In many other stories, my heroes — a vigilante, a vampire, a shapeshifter, a mummy — would be the villains. As Nietzsche warns, “He who fights with monsters should look to it that he himself does not become a monster.” But when beings survive for millennia, becoming a monster, may be inevitable.

My characters aren’t nice people. On a good day, they are indifferent to the plight of the everyman. Often throughout the story, they do unpleasant things and they rationalize what they’ve done by convincing themselves it was a necessary evil to prevent something much worse. Most of the time, that’s true.

This was a bit of a struggle for me. How could I convey the apathy of immortals and still portray them as sympathetic heroes?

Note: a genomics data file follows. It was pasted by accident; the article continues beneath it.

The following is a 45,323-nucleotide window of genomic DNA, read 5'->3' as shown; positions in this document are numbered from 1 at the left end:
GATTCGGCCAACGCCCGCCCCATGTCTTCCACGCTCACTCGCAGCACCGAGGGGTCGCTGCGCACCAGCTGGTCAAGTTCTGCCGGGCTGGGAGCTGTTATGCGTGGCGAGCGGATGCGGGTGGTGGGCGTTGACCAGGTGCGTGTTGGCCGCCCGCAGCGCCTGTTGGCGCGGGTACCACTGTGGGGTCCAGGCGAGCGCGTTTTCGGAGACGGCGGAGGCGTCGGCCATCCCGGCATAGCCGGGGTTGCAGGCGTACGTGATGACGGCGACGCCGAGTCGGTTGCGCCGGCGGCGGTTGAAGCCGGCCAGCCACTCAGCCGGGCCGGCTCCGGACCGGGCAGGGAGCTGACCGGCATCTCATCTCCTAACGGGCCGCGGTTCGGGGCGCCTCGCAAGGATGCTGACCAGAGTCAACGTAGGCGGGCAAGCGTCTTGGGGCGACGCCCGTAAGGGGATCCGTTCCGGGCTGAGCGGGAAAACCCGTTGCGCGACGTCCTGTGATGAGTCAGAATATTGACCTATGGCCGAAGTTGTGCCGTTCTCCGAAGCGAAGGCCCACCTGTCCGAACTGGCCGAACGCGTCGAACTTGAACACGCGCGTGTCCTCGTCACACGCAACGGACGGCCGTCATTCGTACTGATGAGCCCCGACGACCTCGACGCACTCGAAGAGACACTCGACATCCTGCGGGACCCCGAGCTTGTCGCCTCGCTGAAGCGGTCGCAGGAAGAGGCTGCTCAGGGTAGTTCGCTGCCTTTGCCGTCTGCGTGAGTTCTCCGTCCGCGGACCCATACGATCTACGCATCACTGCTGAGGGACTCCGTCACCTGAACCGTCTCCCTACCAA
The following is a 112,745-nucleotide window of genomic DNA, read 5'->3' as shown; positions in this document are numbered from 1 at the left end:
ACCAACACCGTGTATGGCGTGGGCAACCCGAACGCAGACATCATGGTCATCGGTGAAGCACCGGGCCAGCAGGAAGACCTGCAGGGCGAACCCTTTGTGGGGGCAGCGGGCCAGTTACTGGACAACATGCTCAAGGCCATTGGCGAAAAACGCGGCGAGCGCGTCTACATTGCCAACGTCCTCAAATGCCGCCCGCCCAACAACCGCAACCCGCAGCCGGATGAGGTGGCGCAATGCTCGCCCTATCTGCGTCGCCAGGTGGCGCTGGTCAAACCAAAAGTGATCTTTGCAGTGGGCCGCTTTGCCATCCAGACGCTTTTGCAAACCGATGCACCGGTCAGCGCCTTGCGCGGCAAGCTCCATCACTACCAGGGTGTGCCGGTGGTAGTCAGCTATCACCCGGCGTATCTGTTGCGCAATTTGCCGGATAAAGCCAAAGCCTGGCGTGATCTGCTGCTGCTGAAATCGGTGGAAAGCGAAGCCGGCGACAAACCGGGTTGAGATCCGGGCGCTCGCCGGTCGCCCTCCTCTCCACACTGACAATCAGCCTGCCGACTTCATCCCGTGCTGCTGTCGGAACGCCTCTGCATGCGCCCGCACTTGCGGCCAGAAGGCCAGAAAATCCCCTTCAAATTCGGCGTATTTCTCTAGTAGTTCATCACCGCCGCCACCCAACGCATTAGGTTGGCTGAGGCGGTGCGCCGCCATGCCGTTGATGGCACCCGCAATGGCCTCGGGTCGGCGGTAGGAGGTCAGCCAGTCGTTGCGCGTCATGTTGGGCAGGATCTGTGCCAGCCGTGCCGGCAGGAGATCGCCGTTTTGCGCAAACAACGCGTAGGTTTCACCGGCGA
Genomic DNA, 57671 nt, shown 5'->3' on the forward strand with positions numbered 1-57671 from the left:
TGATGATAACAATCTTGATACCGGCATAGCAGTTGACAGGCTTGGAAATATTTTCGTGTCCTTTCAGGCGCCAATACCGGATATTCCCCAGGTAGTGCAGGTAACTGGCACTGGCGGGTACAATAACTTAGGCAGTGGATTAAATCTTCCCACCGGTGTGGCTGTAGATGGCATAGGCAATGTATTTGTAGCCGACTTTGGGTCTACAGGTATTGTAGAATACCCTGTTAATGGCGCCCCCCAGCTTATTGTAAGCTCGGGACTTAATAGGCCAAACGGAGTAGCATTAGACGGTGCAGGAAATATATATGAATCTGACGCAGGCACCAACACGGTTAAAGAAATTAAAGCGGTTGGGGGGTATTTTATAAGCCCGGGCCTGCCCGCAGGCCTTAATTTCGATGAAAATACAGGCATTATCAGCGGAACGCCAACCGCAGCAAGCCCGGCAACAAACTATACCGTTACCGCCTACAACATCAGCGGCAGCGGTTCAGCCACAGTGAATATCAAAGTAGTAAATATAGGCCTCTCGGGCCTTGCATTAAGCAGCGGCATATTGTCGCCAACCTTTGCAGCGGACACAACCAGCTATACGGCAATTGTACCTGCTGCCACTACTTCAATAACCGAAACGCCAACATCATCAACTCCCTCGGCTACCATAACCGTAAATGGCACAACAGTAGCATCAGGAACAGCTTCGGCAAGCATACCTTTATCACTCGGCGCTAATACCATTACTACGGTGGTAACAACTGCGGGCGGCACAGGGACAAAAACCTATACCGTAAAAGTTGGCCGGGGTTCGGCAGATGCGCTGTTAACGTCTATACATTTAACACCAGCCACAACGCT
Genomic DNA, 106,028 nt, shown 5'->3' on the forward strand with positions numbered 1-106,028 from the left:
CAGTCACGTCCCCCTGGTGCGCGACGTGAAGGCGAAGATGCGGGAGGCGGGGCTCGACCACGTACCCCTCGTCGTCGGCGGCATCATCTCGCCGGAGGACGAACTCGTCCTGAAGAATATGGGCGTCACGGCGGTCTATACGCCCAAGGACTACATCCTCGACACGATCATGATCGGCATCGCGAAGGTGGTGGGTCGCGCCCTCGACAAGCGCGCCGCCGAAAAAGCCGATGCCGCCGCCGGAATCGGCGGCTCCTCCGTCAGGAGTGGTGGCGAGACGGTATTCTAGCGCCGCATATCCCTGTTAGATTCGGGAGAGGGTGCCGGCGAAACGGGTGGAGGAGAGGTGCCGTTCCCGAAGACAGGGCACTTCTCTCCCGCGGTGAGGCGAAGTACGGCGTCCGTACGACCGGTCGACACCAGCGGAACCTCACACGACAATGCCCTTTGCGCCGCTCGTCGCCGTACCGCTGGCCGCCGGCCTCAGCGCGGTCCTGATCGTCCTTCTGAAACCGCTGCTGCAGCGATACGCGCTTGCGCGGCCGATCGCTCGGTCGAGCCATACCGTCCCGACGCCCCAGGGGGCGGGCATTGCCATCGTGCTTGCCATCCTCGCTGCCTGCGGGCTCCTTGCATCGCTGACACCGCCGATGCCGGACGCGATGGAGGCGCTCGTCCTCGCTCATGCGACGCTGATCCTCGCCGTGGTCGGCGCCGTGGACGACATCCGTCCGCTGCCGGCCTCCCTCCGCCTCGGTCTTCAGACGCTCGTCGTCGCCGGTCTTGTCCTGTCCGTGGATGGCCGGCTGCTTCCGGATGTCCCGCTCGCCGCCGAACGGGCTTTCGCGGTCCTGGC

It ultimately came down to their motivations. The need for atonement drives many of my characters. They view their immortality and their continued service to humankind as a sort of penance for sins committed past and present.

It wouldn’t take much to flip the script and turn them into the true monsters other perceive them to be. This is what Matheson’s Richard Neville discovers at the conclusion of I Am Legend. Often, determining who is and who isn’t a monster, is solely based on the point of view and the fictions we tell ourselves.

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Graveyard Shift: Amazon|Barnes & Noble|Indiebound|Powell’s

Read an excerpt. Visit the author’s site. Follow him on Twitter.

The Big Idea: Jason LaPier

Home is where the heart is, but what does “home” mean, and does it mean the same thing for everyon. Author Jason LaPier has thoughts on this topic, and what it means for his latest novel Under Shadows, and the series of books to which it belongs.

JASON LaPIER: